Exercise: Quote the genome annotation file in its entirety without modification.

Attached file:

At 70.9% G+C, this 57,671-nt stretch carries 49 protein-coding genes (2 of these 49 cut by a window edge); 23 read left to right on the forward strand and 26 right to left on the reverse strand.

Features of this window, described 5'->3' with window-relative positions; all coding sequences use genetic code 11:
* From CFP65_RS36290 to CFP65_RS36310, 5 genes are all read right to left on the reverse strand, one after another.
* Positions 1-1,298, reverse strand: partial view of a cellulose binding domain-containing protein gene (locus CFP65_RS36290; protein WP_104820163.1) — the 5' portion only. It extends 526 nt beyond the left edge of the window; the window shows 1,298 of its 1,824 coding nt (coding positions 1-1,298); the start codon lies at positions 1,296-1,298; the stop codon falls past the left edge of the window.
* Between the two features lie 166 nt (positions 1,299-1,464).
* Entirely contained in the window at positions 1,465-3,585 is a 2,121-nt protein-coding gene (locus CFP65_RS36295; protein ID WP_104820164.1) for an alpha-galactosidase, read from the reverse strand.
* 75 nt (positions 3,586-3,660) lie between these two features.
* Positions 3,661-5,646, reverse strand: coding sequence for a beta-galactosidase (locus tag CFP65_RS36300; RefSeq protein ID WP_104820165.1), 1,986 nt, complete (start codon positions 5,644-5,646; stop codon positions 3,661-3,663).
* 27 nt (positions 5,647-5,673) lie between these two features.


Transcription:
At 70.9% G+C, this 57,671-nt stretch carries 49 protein-coding genes (2 of these 49 cut by a window edge); 23 read left to right on the forward strand and 26 right to left on the reverse strand.

Features of this window, described 5'->3' with window-relative positions; all coding sequences use genetic code 11:
* From CFP65_RS36290 to CFP65_RS36310, 5 genes are all read right to left on the reverse strand, one after another.
* Positions 1-1,298, reverse strand: partial view of a cellulose binding domain-containing protein gene (locus CFP65_RS36290; protein WP_104820163.1) — the 5' portion only. It extends 526 nt beyond the left edge of the window; the window shows 1,298 of its 1,824 coding nt (coding positions 1-1,298); the start codon lies at positions 1,296-1,298; the stop codon falls past the left edge of the window.
* Between the two features lie 166 nt (positions 1,299-1,464).
* Entirely contained in the window at positions 1,465-3,585 is a 2,121-nt protein-coding gene (locus CFP65_RS36295; protein ID WP_104820164.1) for an alpha-galactosidase, read from the reverse strand.
* 75 nt (positions 3,586-3,660) lie between these two features.
* Positions 3,661-5,646, reverse strand: coding sequence for a beta-galactosidase (locus tag CFP65_RS36300; RefSeq protein ID WP_104820165.1), 1,986 nt, complete (start codon positions 5,644-5,646; stop codon positions 3,661-3,663).
* 27 nt (positions 5,647-5,673) lie between these two features.